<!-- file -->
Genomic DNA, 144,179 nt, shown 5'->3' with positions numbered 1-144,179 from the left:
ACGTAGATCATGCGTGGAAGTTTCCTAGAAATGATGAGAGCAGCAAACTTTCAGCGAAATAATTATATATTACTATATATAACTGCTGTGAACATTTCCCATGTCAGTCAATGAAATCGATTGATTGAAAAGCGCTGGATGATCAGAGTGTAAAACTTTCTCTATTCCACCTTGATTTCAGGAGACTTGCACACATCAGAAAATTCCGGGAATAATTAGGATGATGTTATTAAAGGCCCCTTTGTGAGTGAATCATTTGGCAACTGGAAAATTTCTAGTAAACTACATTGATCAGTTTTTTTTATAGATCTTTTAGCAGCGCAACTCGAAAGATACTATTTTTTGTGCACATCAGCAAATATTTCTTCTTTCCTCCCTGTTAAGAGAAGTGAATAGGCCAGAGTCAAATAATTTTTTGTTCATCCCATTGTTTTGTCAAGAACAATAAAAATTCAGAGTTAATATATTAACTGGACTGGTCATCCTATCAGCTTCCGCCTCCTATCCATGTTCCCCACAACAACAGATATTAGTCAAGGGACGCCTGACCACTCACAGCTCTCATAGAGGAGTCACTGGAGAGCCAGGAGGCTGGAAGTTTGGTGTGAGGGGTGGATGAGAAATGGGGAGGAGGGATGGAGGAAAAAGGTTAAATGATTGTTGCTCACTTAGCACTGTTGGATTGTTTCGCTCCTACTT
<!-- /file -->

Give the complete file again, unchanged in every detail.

Genomic DNA, 144,179 nt, shown 5'->3' with positions numbered 1-144,179 from the left:
ACGTAGATCATGCGTGGAAGTTTCCTAGAAATGATGAGAGCAGCAAACTTTCAGCGAAATAATTATATATTACTATATATAACTGCTGTGAACATTTCCCATGTCAGTCAATGAAATCGATTGATTGAAAAGCGCTGGATGATCAGAGTGTAAAACTTTCTCTATTCCACCTTGATTTCAGGAGACTTGCACACATCAGAAAATTCCGGGAATAATTAGGATGATGTTATTAAAGGCCCCTTTGTGAGTGAATCATTTGGCAACTGGAAAATTTCTAGTAAACTACATTGATCAGTTTTTTTTATAGATCTTTTAGCAGCGCAACTCGAAAGATACTATTTTTTGTGCACATCAGCAAATATTTCTTCTTTCCTCCCTGTTAAGAGAAGTGAATAGGCCAGAGTCAAATAATTTTTTGTTCATCCCATTGTTTTGTCAAGAACAATAAAAATTCAGAGTTAATATATTAACTGGACTGGTCATCCTATCAGCTTCCGCCTCCTATCCATGTTCCCCACAACAACAGATATTAGTCAAGGGACGCCTGACCACTCACAGCTCTCATAGAGGAGTCACTGGAGAGCCAGGAGGCTGGAAGTTTGGTGTGAGGGGTGGATGAGAAATGGGGAGGAGGGATGGAGGAAAAAGGTTAAATGATTGTTGCTCACTTAGCACTGTTGGATTGTTTCGCTCCTACTT